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Mourning service

In common with most financial journalists,I get frequent correspondence from consumers who need information or to let off steam about a recent experience. My e-postbag contains more money problems than an FPC exam.

They range from easily remedied glitches to serious examples of bad business behaviour.

Although journalists by their very nature are cynical beasts, I am relatively optimistic about the financial servi-ces industry&#39s efforts to try to get things right more often than not. But what does strike me as sad is that more and more of the investors who contact me are not so angry about the glitch itself as the way it has been handled by their adviser or investment company.

Repeated studies tell us that customers who receive good service will stimulate new business by telling up to 12 other people about it, while those treated badly will tell up to 20 potential customers. It is also reckoned that 80 per cent of those who feel their difficulties and complaints are handled fairly will stay loyal.

I think this is what is called a “no-brainer”. If you have to think deeply about it, you have missed the point.

Walsall-based Regency Financial Management partner Julie Walker believes her attention to customer service is the key to strong relationships which has led to whole families and groups of friends recommending her company.

Walker estimates around half her business comes from these recommendations. “I feel that as clients open up and provide such personal information about themselves, it is equally important for me to share some personal details about my life with them. This in turn builds trust and friendship,” she says. Just think of the money she is saving on advertising.

Bristol and London-based IFA Holden Meehan also takes this issue seriously. The firm sends out questionnaires to clients once a transaction is completed. Then – and here is the tough bit – it actually pays attention to the feedback and follows it through, making improvements wherever it can. A key finding is that its clients like regular contact once the business is processed, even if there is nothing to tell them.

But no matter how beneficial customer care is, some firms still prefer to avoid the issue or hope they can get away with a token effort.

Perhaps this is why the whole area is coming under greater scrutiny from the FSA. Its new Treating Customers Fairly team is gathering information from consumers, the industry and the media about customer service standards in the financial services sector.

Its initial findings suggest firms put much more effort into attracting new customers than looking after existing ones.

A tendency towards short-termism has also been identified by IFA Promotion. Chief executive David Elms believes those continuing to focus on cherry-picking as opposed to lifetime relationship marketing are going to find it increasingly difficult to survive. He says: “IFAs have to look at the margins they are going to make from knowing a client over many years rather than through a single transaction or potentially watch their business dwindle in a 1 per cent world.”

Add to this the increasingly high expectations of customers, who are becoming more empowered through research, and the pressure to add more value than your competitors is greater than ever.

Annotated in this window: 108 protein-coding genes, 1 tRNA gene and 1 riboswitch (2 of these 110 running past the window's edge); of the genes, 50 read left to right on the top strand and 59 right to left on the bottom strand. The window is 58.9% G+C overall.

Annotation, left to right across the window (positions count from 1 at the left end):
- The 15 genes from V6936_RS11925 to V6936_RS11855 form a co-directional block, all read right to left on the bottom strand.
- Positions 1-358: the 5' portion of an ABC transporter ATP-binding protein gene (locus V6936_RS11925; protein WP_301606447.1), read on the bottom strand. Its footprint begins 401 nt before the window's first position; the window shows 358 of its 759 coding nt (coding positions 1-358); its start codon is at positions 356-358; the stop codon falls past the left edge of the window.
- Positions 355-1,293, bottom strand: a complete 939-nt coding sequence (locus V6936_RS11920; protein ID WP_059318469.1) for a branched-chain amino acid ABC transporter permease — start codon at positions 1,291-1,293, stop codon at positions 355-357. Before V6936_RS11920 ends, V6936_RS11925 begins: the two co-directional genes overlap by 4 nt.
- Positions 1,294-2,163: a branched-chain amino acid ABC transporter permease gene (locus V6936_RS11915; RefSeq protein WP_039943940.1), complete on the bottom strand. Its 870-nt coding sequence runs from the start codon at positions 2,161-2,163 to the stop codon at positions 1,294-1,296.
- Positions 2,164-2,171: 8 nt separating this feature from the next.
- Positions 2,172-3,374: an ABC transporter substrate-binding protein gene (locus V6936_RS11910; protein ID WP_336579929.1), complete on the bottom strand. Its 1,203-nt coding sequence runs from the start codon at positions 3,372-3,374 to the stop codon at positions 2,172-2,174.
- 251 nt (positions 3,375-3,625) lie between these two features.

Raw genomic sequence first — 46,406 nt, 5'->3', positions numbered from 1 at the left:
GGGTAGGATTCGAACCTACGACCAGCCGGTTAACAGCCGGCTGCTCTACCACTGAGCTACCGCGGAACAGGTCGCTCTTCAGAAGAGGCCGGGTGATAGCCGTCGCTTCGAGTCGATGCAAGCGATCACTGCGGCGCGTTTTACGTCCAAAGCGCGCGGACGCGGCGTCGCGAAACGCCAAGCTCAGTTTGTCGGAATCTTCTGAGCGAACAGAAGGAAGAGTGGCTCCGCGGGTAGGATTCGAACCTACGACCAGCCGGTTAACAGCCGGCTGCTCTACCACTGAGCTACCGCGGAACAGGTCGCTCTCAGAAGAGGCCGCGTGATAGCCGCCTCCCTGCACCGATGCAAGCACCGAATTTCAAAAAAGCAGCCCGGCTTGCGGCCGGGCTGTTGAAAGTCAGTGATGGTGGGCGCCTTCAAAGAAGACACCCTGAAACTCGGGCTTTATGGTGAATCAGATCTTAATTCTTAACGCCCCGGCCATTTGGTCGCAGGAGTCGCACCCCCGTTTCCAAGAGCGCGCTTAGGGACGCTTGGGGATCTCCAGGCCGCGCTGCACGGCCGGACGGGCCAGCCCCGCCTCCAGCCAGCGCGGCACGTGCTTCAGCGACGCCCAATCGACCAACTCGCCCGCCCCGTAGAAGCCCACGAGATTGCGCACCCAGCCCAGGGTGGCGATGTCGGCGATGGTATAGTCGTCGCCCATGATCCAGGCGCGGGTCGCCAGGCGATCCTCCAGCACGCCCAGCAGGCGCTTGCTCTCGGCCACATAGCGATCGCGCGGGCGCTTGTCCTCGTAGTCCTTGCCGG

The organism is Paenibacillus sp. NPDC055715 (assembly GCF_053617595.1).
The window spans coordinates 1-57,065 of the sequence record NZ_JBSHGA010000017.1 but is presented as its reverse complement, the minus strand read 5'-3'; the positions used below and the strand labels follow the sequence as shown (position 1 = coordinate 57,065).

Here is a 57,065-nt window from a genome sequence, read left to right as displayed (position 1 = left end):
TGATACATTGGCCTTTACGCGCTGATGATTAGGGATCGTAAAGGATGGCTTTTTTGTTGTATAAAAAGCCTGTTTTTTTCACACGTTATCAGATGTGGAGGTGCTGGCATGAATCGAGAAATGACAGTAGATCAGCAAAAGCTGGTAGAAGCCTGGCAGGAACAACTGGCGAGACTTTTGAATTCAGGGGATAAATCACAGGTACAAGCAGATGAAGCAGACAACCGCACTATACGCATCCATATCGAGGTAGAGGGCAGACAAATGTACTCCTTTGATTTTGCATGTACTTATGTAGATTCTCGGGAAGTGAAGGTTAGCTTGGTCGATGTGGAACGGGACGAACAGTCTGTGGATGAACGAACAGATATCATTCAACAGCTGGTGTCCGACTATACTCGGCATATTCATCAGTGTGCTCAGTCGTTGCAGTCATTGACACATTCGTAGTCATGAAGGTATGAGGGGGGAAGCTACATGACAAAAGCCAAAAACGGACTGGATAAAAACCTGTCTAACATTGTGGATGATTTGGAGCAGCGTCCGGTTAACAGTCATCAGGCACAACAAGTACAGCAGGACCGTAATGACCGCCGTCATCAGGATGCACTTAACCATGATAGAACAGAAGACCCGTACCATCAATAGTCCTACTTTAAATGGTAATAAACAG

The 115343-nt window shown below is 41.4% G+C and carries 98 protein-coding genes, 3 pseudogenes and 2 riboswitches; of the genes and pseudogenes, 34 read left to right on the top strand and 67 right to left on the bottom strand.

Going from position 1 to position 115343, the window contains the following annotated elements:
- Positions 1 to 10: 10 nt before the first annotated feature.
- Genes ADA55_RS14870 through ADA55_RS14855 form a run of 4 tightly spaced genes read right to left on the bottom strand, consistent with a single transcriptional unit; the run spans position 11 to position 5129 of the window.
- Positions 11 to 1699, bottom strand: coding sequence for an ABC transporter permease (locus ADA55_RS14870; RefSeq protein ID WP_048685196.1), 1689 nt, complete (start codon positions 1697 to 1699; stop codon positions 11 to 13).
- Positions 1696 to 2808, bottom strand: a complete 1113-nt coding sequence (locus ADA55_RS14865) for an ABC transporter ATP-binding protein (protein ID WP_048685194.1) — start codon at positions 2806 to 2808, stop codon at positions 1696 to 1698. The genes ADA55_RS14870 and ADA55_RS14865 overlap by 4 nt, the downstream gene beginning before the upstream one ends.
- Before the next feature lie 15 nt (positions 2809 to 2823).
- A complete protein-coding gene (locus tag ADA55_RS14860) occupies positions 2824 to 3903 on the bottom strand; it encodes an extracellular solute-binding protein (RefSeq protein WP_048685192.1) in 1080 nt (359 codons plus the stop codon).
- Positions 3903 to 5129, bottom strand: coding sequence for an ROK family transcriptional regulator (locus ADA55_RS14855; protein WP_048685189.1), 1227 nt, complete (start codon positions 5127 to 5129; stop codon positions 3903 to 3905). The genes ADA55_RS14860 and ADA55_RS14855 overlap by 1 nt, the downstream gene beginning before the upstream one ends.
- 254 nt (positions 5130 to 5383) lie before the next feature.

Elms sees great potential in the internet as a cost-effective means for communicating with clients. This makes sense as investors are flocking to the web as an incomparable research tool. But dotcoms have room for improvement on the customer care front and many do not even have a telephone number on their site.

Research by management and IT consultancy Cap Gemini Ernst & Young claims internet banking is failing consumers, with 59 per cent of email not answered within eight hours. The survey also found that financial services companies are the worst culprits when it comes to sending out unwanted mail. Many consumers feel banks and credit card companies are jeopardising customer relationships in the rush to gain more business and increase profits.

Mick McAteer of the Consumers&#39 Association sees stakeholder pensions as a good catalyst for improvement. He says: “There will be less to differentiate the products in terms of price, etc, and people cannot really draw any conclusions about future investment performance from past performance. I think companies will have to find a way of distinguishing their brand or building and maintaining customer relationships. Stepping up the quality of service could be the way they try to do this.”

The perfect balance between commercial and consumer interest was captured by John Lewis Partnership founder Spedan Lewis. He said: “If we rely upon our value alone, we shall obtain considerable success. If to our value we add a constant and careful cultivation of all the other arts of building up and maintaining goodwill, we shall be vastly more formidable than our competitors and do a very great deal better.”

The focus of this message is achieving higher profits and recognising the need to differentiate your business from the rest of the market through putting customers at the centre of everything you do.

Good customer care is essential to survive but exceptional customer care will set you apart from your competitors.

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